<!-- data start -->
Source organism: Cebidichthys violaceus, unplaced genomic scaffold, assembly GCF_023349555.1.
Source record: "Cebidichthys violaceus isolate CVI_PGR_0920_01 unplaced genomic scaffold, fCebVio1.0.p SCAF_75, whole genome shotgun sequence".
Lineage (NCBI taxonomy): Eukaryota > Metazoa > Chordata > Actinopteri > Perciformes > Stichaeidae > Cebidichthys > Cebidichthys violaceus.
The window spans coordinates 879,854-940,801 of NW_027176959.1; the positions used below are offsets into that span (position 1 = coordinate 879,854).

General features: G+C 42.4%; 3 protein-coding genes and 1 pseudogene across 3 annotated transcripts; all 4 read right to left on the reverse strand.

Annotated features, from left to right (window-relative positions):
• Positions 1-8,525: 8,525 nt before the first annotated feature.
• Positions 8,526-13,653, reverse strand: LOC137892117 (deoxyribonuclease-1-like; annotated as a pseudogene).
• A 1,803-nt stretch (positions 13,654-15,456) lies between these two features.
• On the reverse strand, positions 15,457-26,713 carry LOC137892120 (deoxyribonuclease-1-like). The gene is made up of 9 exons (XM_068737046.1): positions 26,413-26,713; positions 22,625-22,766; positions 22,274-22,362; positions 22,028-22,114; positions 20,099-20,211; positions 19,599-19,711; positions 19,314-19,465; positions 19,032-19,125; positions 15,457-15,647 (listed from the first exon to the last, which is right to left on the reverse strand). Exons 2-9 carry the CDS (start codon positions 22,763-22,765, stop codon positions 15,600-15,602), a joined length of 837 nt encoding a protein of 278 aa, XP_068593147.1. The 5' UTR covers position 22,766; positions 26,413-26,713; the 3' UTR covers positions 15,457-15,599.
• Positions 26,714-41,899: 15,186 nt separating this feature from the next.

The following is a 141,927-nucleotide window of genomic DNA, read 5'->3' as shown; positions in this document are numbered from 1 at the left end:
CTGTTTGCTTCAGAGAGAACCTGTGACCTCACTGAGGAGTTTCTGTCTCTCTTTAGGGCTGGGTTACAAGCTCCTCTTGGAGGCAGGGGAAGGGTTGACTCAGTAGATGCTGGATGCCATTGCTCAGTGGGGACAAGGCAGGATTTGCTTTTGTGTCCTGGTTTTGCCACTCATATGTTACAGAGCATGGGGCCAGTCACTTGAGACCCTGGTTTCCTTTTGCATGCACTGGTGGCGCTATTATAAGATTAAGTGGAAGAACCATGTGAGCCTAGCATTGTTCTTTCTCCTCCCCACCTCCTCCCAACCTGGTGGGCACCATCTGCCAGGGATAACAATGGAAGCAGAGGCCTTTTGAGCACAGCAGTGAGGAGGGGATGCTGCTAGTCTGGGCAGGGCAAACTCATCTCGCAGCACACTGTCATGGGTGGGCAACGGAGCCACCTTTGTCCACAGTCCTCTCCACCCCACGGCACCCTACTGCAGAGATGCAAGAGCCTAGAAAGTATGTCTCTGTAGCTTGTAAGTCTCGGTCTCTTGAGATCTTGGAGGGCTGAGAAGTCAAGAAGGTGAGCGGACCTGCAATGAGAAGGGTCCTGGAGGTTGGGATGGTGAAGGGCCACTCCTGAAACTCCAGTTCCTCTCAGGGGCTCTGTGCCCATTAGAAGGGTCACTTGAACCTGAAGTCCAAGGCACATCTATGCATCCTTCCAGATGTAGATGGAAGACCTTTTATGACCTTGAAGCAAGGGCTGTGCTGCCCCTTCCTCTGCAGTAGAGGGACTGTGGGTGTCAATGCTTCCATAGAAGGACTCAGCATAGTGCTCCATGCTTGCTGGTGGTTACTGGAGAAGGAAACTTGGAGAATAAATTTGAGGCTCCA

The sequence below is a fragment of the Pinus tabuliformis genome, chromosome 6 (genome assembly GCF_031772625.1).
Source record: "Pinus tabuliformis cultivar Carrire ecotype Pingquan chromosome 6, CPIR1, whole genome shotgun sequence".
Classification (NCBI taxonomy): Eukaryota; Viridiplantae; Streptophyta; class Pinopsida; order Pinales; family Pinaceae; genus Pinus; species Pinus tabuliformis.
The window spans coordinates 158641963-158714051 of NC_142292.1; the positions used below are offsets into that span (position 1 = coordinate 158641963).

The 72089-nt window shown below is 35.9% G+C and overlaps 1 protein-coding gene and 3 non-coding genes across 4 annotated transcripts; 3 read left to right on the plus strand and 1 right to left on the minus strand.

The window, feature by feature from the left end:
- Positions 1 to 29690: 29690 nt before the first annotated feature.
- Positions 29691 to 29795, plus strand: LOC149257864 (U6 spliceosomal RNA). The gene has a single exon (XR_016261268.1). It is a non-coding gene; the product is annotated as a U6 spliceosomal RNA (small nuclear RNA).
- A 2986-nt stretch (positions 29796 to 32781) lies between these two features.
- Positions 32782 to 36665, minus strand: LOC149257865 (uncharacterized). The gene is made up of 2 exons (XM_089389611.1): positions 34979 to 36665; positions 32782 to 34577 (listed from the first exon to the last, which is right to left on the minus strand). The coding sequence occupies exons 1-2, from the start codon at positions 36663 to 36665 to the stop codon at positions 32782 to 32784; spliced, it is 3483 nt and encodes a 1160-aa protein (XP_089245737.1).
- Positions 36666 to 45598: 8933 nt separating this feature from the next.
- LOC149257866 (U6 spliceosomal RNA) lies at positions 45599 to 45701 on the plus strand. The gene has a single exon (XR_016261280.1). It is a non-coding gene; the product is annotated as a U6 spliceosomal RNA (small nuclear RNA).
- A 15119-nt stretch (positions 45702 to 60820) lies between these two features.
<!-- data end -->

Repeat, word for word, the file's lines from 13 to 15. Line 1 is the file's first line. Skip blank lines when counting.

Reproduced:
CTGTTTGCTTCAGAGAGAACCTGTGACCTCACTGAGGAGTTTCTGTCTCTCTTTAGGGCTGGGTTACAAGCTCCTCTTGGAGGCAGGGGAAGGGTTGACTCAGTAGATGCTGGATGCCATTGCTCAGTGGGGACAAGGCAGGATTTGCTTTTGTGTCCTGGTTTTGCCACTCATATGTTACAGAGCATGGGGCCAGTCACTTGAGACCCTGGTTTCCTTTTGCATGCACTGGTGGCGCTATTATAAGATTAAGTGGAAGAACCATGTGAGCCTAGCATTGTTCTTTCTCCTCCCCACCTCCTCCCAACCTGGTGGGCACCATCTGCCAGGGATAACAATGGAAGCAGAGGCCTTTTGAGCACAGCAGTGAGGAGGGGATGCTGCTAGTCTGGGCAGGGCAAACTCATCTCGCAGCACACTGTCATGGGTGGGCAACGGAGCCACCTTTGTCCACAGTCCTCTCCACCCCACGGCACCCTACTGCAGAGATGCAAGAGCCTAGAAAGTATGTCTCTGTAGCTTGTAAGTCTCGGTCTCTTGAGATCTTGGAGGGCTGAGAAGTCAAGAAGGTGAGCGGACCTGCAATGAGAAGGGTCCTGGAGGTTGGGATGGTGAAGGGCCACTCCTGAAACTCCAGTTCCTCTCAGGGGCTCTGTGCCCATTAGAAGGGTCACTTGAACCTGAAGTCCAAGGCACATCTATGCATCCTTCCAGATGTAGATGGAAGACCTTTTATGACCTTGAAGCAAGGGCTGTGCTGCCCCTTCCTCTGCAGTAGAGGGACTGTGGGTGTCAATGCTTCCATAGAAGGACTCAGCATAGTGCTCCATGCTTGCTGGTGGTTACTGGAGAAGGAAACTTGGAGAATAAATTTGAGGCTCCA

The sequence below is a fragment of the Pinus tabuliformis genome, chromosome 6 (genome assembly GCF_031772625.1).
Source record: "Pinus tabuliformis cultivar Carrire ecotype Pingquan chromosome 6, CPIR1, whole genome shotgun sequence".